The way the Bible has been printed has affected the way we look at its contents. Even the way in which books are ordered affects the way they are read.
For a long time, we have taught people the order reflected in most printings (which, inherently is a practical skill, to find what you’re looking for). But, it might be better theologically to think in terms of canonical function, rather than ‘list.’
Yet, of course, so much of life involves ‘lists,’ linearity. So, we don’t abandoned the practice altogether. But, it might be better to think of the Bible ordered as follows (accounting for the fact this novelty might be entirely idiosyncratic).
Four Groups (Five if Including Apocrypha)
- Torah (The Story-Law of God)
- Prophets (Those Who Speak for God)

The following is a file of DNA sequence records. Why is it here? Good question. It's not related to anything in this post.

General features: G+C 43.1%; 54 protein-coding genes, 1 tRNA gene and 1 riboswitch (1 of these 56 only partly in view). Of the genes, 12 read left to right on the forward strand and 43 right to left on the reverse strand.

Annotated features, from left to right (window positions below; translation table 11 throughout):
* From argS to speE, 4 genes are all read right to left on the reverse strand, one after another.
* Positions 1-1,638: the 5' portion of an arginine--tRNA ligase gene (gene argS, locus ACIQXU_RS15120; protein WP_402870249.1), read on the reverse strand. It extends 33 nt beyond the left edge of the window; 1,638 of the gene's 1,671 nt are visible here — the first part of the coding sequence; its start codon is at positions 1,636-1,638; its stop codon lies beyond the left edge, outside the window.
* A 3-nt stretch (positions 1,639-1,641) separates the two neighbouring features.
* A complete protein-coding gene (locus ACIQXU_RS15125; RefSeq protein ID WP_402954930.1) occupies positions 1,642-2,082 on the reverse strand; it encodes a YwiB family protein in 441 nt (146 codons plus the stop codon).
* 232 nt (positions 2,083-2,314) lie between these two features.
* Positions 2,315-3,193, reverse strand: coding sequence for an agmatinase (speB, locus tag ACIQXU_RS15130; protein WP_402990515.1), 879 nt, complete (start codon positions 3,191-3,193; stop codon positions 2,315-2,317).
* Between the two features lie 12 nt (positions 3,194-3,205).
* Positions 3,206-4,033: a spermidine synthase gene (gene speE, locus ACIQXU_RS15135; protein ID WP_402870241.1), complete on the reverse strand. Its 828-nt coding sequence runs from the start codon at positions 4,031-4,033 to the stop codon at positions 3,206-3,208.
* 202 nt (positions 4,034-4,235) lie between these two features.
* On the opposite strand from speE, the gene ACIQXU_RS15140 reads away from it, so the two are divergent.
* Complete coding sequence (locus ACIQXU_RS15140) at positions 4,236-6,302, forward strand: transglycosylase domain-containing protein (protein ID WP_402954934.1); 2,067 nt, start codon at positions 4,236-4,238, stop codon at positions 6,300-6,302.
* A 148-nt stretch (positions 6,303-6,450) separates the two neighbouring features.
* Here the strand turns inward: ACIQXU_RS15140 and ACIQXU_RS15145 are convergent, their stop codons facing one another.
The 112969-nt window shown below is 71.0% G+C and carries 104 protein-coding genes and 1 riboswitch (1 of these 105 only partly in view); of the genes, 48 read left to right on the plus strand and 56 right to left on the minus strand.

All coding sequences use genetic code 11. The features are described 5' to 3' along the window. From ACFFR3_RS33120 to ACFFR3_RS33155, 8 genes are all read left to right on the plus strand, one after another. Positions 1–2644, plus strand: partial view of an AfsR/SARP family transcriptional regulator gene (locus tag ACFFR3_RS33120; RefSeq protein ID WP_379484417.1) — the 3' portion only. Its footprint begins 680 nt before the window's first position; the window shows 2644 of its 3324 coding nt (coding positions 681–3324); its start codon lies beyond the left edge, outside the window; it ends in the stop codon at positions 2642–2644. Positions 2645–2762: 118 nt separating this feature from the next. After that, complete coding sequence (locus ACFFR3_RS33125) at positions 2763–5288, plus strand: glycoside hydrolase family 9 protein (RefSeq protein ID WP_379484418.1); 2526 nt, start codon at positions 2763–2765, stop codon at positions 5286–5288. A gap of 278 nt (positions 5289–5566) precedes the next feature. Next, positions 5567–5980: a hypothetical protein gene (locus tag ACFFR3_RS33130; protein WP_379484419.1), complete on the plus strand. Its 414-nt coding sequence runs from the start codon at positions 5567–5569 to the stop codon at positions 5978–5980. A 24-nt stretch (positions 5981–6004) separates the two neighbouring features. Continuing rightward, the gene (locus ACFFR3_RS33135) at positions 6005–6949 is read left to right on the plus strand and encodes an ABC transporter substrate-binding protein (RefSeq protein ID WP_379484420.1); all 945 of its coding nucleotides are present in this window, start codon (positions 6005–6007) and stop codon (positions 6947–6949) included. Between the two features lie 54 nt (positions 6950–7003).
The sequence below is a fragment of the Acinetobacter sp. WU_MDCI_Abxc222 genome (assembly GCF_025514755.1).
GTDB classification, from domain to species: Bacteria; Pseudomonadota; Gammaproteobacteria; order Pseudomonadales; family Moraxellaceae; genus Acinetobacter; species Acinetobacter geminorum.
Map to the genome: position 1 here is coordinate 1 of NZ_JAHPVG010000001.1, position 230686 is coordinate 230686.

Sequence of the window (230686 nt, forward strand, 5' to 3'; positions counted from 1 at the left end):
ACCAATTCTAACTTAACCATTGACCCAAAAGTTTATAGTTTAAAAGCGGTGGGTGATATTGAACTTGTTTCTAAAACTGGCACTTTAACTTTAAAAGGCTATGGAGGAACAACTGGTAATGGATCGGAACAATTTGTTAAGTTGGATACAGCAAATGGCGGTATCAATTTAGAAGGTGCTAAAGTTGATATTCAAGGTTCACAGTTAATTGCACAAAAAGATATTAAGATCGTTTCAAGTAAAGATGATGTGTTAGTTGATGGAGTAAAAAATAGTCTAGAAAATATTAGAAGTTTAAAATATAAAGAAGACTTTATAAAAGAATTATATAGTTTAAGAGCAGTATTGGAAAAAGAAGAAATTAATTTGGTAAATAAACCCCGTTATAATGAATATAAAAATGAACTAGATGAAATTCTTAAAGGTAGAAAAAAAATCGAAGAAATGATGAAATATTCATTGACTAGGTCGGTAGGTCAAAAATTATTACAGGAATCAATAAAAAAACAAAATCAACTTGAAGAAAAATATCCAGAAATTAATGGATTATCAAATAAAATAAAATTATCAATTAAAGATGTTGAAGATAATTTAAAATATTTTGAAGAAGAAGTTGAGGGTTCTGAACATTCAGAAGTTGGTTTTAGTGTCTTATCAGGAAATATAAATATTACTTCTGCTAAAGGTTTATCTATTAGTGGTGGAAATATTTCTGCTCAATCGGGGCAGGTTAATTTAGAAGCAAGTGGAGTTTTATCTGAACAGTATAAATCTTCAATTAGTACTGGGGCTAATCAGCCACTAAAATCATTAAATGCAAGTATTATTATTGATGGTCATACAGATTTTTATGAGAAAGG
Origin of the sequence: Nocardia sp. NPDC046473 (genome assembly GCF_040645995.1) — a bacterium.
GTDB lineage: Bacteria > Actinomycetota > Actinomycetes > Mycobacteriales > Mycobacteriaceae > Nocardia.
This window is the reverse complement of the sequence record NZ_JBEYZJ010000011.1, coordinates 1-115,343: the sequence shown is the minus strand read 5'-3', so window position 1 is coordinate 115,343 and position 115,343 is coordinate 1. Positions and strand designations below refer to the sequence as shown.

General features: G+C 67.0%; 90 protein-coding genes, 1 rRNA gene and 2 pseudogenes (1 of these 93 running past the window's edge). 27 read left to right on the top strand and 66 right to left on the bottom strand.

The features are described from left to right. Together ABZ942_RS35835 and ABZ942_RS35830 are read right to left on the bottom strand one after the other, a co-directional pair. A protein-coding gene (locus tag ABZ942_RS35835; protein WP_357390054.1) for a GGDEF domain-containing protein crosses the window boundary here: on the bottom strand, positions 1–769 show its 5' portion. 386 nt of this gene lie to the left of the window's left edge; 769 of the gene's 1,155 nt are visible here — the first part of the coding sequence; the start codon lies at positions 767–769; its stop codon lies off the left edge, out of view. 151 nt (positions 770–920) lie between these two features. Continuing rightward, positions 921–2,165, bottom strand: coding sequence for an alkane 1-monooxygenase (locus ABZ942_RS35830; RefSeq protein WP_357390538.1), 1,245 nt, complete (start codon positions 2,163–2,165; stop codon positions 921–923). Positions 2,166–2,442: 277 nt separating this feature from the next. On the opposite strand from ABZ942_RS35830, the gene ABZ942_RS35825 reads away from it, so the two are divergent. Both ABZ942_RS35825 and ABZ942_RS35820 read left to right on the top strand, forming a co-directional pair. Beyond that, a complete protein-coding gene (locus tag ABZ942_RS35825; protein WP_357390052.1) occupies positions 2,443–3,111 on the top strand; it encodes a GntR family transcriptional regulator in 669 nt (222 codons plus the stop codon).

- Writings (Literature About God)
- New Covenant (The Revelation of God’s Son)
The first of these is the Torah, story-law (which is not just ‘law,’ but narrative-law, case-law, and law-law).
The second grouping involves the former and latter prophets, the earlier ones (Joshua, Elijah, etc.), and the writing prophets (Isaiah, Jeremiah, Ezekiel, etc.)
- Former Prophets
- Samuel (both volumes)
- Kings (both volumes)
- Latter Prophets
- The Twelve (Minor Prophets)
The third is the Writings, and is composed of twelve books that are fairly eclectic.
- The Songbooks
- Song of Songs
- Classic Wisdom
- Story Wisdom
And, the fourth of these is the New Testament, which we usually think of in terms of genre: Gospels, Letters, Apocalyptic. But, we could consider it in terms of text-communities, what we might call literary constellations.
- Letters of Peter
- Letter of Jude
- Paul’s Letters
- John’s Letters